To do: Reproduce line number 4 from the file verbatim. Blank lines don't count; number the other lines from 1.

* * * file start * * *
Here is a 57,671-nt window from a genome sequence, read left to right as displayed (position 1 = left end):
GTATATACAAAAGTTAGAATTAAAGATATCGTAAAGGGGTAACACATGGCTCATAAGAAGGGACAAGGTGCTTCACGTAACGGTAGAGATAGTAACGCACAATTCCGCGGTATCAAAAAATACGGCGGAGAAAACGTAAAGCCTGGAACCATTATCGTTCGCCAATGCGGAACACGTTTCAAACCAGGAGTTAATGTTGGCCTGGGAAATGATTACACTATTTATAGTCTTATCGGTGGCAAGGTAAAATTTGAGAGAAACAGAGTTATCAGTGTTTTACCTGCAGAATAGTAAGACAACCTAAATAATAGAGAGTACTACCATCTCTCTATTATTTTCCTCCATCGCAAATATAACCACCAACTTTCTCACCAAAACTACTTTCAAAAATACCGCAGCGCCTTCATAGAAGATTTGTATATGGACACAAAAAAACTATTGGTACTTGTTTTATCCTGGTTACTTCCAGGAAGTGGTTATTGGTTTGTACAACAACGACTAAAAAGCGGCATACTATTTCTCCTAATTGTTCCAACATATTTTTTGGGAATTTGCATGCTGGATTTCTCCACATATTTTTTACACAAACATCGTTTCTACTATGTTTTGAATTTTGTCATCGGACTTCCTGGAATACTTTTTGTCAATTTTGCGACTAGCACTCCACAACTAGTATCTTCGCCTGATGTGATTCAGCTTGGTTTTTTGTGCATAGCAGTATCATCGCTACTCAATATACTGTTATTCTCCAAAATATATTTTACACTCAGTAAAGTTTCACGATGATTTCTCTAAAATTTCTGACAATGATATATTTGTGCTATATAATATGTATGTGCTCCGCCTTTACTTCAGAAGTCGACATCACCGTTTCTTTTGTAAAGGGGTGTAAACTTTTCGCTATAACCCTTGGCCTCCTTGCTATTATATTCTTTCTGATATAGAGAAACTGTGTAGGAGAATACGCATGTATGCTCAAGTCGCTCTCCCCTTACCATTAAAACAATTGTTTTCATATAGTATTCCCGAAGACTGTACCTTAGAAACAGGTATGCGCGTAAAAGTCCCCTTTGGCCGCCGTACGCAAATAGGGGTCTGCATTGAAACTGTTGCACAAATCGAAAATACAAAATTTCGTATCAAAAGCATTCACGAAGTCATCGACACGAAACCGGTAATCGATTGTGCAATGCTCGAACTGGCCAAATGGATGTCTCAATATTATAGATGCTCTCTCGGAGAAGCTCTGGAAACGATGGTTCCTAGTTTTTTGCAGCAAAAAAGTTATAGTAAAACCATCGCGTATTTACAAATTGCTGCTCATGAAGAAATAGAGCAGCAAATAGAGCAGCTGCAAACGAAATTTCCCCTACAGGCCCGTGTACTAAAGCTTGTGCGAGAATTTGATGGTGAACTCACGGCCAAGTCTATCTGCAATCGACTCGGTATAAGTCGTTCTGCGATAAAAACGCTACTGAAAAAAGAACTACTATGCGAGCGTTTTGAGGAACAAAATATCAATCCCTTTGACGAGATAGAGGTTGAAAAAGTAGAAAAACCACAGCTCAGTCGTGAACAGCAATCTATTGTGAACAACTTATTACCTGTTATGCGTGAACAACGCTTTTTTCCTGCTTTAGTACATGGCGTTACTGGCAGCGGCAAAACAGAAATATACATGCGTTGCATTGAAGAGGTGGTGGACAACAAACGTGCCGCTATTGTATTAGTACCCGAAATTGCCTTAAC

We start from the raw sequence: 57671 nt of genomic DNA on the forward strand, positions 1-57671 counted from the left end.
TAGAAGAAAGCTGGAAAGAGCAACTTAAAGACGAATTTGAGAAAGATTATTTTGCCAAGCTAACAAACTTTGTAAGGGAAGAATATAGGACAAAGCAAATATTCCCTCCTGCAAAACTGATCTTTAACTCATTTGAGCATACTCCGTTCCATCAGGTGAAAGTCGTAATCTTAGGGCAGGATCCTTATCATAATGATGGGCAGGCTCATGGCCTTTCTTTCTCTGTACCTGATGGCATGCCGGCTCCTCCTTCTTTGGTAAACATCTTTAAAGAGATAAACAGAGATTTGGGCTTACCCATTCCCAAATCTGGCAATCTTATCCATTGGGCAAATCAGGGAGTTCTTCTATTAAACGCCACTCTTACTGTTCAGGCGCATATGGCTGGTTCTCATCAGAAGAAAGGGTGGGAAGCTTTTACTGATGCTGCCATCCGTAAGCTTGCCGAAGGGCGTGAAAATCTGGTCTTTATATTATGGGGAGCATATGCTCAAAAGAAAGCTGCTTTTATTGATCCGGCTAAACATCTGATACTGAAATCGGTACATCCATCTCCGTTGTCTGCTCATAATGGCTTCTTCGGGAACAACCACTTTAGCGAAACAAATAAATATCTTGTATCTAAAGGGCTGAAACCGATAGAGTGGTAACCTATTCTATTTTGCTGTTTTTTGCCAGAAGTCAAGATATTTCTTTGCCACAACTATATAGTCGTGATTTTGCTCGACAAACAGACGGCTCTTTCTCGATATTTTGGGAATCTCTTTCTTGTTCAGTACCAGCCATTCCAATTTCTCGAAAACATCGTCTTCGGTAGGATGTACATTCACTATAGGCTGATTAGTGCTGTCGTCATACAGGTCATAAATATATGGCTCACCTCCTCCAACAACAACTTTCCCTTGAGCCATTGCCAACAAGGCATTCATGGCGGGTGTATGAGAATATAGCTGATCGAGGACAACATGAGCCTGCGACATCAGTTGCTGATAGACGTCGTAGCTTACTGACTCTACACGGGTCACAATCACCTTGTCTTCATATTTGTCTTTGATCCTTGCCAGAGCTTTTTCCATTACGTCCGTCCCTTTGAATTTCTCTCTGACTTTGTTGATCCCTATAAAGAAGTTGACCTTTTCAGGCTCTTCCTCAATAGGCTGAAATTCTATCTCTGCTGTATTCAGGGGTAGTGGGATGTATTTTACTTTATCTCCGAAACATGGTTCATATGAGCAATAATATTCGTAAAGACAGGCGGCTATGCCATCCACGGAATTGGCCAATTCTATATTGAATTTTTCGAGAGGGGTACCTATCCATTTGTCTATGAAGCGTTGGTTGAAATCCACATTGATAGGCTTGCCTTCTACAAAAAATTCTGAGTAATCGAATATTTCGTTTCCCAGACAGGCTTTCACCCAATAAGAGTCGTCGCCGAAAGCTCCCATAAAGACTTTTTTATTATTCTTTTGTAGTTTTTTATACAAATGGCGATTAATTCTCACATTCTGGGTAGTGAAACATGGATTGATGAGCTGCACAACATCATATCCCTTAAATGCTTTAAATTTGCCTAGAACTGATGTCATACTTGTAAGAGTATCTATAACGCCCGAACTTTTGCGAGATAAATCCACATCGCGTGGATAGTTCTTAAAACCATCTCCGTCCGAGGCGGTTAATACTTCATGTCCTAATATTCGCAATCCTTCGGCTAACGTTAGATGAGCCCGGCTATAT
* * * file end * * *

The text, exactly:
TAGAAGAAAGCTGGAAAGAGCAACTTAAAGACGAATTTGAGAAAGATTATTTTGCCAAGCTAACAAACTTTGTAAGGGAAGAATATAGGACAAAGCAAATATTCCCTCCTGCAAAACTGATCTTTAACTCATTTGAGCATACTCCGTTCCATCAGGTGAAAGTCGTAATCTTAGGGCAGGATCCTTATCATAATGATGGGCAGGCTCATGGCCTTTCTTTCTCTGTACCTGATGGCATGCCGGCTCCTCCTTCTTTGGTAAACATCTTTAAAGAGATAAACAGAGATTTGGGCTTACCCATTCCCAAATCTGGCAATCTTATCCATTGGGCAAATCAGGGAGTTCTTCTATTAAACGCCACTCTTACTGTTCAGGCGCATATGGCTGGTTCTCATCAGAAGAAAGGGTGGGAAGCTTTTACTGATGCTGCCATCCGTAAGCTTGCCGAAGGGCGTGAAAATCTGGTCTTTATATTATGGGGAGCATATGCTCAAAAGAAAGCTGCTTTTATTGATCCGGCTAAACATCTGATACTGAAATCGGTACATCCATCTCCGTTGTCTGCTCATAATGGCTTCTTCGGGAACAACCACTTTAGCGAAACAAATAAATATCTTGTATCTAAAGGGCTGAAACCGATAGAGTGGTAACCTATTCTATTTTGCTGTTTTTTGCCAGAAGTCAAGATATTTCTTTGCCACAACTATATAGTCGTGATTTTGCTCGACAAACAGACGGCTCTTTCTCGATATTTTGGGAATCTCTTTCTTGTTCAGTACCAGCCATTCCAATTTCTCGAAAACATCGTCTTCGGTAGGATGTACATTCACTATAGGCTGATTAGTGCTGTCGTCATACAGGTCATAAATATATGGCTCACCTCCTCCAACAACAACTTTCCCTTGAGCCATTGCCAACAAGGCATTCATGGCGGGTGTATGAGAATATAGCTGATCGAGGACAACATGAGCCTGCGACATCAGTTGCTGATAGACGTCGTAGCTTACTGACTCTACACGGGTCACAATCACCTTGTCTTCATATTTGTCTTTGATCCTTGCCAGAGCTTTTTCCATTACGTCCGTCCCTTTGAATTTCTCTCTGACTTTGTTGATCCCTATAAAGAAGTTGACCTTTTCAGGCTCTTCCTCAATAGGCTGAAATTCTATCTCTGCTGTATTCAGGGGTAGTGGGATGTATTTTACTTTATCTCCGAAACATGGTTCATATGAGCAATAATATTCGTAAAGACAGGCGGCTATGCCATCCACGGAATTGGCCAATTCTATATTGAATTTTTCGAGAGGGGTACCTATCCATTTGTCTATGAAGCGTTGGTTGAAATCCACATTGATAGGCTTGCCTTCTACAAAAAATTCTGAGTAATCGAATATTTCGTTTCCCAGACAGGCTTTCACCCAATAAGAGTCGTCGCCGAAAGCTCCCATAAAGACTTTTTTATTATTCTTTTGTAGTTTTTTATACAAATGGCGATTAATTCTCACATTCTGGGTAGTGAAACATGGATTGATGAGCTGCACAACATCATATCCCTTAAATGCTTTAAATTTGCCTAGAACTGATGTCATACTTGTAAGAGTATCTATAACGCCCGAACTTTTGCGAGATAAATCCACATCGCGTGGATAGTTCTTAAAACCATCTCCGTCCGAGGCGGTTAATACTTCATGTCCTAATATTCGCAATCCTTCGGCTAACGTTAGATGAGCCCGGCTATAT